Mag long distance casting REALLY helps in False Albacore fishing too. Don't let anybody kid you. And in tarpon fishing it's a real ace in the hole. Super distance may be most critical in Bluefin Tuna fishing. To be in the "money" A LOT you have to really get it out there (100 - 150 ft.). You NEVER hear that, especially among the braggarts. They keep it quiet not because it isn't important, but because they can't do it. Work at routinely casting 100 ft., then work hard to go beyond it.

 

Don't believe the myth that you can't be accurate and DEADLY accurate at extreme distances too, or that you can't be the same using giant flies. That's simply NOT TRUE. I've proved that you can again and again! So has Kevin.  Work at it! Weight balance your giant flies and go out and practice and fish. I developed all my casting and eveything else I do for FISHING, to catch the fish I wanted to catch.

 

Don't feel bad if you can't get the distance. Just practice. Don't hang out at the fly shop or the tackle shop ---- go practice your casting instead. There's a fly shop in Darien CT, and if those guys (and there are MANY) who hang out there religiously on Saturdays put in half that "hang" time working on their fly casting they'd faint at their results! They couldn't even imagine how good they'd be now after 15 straight years of "dedication".

 

Come to the Fly Fishing and Wingshooting Expo in 11 days. Improve your bass, blue, and albie CATCHING, your fish fighting skills (with Andy Mill) and your fly casting! Great casting demos, fishing presentations, and vital classes. Take a fly casting class and get over the hump!  Matt Supinski on catching big steelhead, salmon, and Brown Trout. Kelly Galloup on using (and tying his) streamers as well.

 

God Bless, Everyone,

Mark Sedotti

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It really depends on the line design. If I have an 80' DT line on, I'll be carrying 70' of line plus the leader and shoot 10'. With a SA Mastery Expert Distance, I'll carry between 60' and 80' of line plus the leader and shoot the remainder. If I have a 50' head, I'll have the head plus the leader plus about 6' of running line outside the tip of the rod. If I have a 30' head, it'll be all the head plus about 6' of running line (I don't like this style of line so I rarely use one.)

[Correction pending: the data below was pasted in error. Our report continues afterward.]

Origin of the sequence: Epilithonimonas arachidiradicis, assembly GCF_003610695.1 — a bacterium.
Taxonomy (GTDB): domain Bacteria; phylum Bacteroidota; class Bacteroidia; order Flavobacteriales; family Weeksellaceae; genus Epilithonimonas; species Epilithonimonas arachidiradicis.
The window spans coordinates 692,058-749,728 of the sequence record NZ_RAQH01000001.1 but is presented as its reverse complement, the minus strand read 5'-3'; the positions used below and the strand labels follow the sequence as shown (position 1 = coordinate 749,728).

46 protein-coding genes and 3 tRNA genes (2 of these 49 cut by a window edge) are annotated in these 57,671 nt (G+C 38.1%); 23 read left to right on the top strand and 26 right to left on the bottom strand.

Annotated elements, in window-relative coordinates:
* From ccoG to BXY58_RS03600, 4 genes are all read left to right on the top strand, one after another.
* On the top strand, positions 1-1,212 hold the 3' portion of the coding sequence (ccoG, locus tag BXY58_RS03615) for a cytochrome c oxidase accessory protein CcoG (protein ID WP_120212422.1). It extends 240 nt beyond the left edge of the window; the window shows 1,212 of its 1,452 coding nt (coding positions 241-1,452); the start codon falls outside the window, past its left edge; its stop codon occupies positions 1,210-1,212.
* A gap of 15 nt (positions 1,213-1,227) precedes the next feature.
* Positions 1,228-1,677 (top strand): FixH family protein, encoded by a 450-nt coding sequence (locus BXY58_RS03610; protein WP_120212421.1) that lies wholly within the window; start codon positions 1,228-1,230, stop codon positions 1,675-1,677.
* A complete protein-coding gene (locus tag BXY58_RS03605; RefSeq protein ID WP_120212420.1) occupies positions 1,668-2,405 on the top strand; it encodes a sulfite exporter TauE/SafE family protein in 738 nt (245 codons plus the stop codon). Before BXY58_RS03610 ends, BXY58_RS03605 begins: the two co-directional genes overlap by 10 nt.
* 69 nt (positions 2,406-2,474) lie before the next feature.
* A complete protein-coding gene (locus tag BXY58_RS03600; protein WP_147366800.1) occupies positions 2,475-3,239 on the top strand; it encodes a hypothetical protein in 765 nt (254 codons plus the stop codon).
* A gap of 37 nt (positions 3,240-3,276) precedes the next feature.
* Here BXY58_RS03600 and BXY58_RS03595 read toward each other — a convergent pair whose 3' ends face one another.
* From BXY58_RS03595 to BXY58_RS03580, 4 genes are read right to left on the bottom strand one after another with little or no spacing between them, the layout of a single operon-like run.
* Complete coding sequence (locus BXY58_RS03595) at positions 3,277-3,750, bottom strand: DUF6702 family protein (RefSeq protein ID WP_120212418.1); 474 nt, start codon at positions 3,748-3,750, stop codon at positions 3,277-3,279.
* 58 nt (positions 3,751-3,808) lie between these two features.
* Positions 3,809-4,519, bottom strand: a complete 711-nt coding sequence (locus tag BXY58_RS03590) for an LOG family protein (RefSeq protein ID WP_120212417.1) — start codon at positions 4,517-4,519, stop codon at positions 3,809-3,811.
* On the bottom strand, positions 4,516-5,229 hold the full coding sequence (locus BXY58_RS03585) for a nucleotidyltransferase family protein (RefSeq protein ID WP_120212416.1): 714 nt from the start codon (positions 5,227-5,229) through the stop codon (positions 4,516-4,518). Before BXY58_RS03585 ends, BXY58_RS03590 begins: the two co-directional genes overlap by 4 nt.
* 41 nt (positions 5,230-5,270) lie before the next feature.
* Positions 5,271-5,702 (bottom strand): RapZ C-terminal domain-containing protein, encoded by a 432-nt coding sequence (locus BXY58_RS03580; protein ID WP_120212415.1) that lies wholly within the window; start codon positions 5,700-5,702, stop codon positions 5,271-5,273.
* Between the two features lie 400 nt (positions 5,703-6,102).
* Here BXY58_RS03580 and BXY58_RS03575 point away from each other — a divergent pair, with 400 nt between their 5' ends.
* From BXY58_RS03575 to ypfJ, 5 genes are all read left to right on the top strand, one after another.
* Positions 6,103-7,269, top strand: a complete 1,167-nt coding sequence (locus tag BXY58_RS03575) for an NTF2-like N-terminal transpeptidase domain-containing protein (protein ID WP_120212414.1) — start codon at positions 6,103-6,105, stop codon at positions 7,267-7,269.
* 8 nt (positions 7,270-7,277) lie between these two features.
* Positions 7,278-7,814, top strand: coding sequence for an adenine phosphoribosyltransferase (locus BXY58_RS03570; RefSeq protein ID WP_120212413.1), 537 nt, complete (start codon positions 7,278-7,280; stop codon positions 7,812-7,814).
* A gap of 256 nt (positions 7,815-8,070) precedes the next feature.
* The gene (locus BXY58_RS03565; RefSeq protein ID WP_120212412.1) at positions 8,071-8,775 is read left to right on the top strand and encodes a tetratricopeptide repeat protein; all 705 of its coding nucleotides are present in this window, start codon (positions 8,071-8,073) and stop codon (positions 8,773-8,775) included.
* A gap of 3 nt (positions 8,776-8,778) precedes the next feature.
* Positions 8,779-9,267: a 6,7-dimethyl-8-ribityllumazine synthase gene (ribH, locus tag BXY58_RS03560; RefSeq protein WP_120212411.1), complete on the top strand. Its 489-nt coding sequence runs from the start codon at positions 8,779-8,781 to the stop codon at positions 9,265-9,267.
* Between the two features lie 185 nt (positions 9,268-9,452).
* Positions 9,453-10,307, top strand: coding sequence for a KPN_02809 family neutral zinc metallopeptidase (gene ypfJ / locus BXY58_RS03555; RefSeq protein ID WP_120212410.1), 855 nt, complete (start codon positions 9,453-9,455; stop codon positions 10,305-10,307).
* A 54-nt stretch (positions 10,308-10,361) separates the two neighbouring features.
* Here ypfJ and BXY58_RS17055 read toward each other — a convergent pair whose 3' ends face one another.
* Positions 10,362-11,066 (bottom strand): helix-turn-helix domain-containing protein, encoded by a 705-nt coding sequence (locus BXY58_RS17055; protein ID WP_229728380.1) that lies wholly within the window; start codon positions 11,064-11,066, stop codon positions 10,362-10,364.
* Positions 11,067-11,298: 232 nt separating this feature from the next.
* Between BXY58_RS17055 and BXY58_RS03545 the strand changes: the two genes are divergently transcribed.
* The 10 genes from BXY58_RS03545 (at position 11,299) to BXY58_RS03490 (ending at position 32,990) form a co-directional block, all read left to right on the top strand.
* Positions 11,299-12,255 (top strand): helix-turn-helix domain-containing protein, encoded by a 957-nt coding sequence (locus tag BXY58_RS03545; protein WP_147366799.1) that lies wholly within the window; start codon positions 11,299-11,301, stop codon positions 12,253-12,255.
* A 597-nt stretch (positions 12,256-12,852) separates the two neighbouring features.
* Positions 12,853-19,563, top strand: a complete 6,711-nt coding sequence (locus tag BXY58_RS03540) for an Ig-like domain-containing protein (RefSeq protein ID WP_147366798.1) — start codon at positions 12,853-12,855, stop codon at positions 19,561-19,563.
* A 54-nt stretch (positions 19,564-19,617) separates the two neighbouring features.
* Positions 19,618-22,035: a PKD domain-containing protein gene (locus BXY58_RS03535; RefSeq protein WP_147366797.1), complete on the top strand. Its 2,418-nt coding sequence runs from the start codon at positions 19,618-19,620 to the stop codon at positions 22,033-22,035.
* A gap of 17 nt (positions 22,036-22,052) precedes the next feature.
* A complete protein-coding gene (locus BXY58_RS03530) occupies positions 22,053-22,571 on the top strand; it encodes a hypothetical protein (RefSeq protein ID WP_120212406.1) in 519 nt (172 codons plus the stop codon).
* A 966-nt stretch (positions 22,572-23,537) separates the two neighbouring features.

If you opt for a line like the Rio OBS, you need to shoot a lot of line to reach 100' and that's not great for accuracy and it's awful into the wind. The longer the belly of the line (be it DT or WF) the further you can carry line and the less line you need to shoot to reach 100' for the presentation.

 

The main thing is not to have too much running line outside the tip or the loop will be hard to form.

 

Cheers,

Graeme

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There's a lot of bologna out there guys.  Most of the people I see claiming such skill are lawn casting or BS artists.  Lawn casting is much easier.  When wading and with a wet or air resistant fly, wind, etc., I don't see this as a reality... a pipe dream.  If you are up high on a boat or platform you'll get added distance.

 

In SW I like the Rio Outbound Short in Int.  I use a stripping basket.  I get the head out (you can feel the transition) and one of two back casts with a single haul and let'er rip.  It goes as far as it does and I fish it!  :-)

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For me my cast is, "it is what it is" to quote some football guy and quote to him again, I talk to my fly and before I make my less than 100 foot cast,  I tell it " do your job ". I like when they listen and I don't have to bench them.

 

I did read one remark that said learning to cast 100 feet then lets you make pin point accurate casts when you have to make a shorter cast. That I'm not buying, I have been doing this to  on most days I feel like I can put the fly right where it needs to be. Other days it's like tying flies onto a leader and I am all thumbs.

 

I know people who can do it, I have seen it done but in all honesty I can't remember ever seeing someone do it while fishing, In fact on most day  I don't hear these same things said together very often if at all,  "Fish On and then, he's into my backing". Think about that.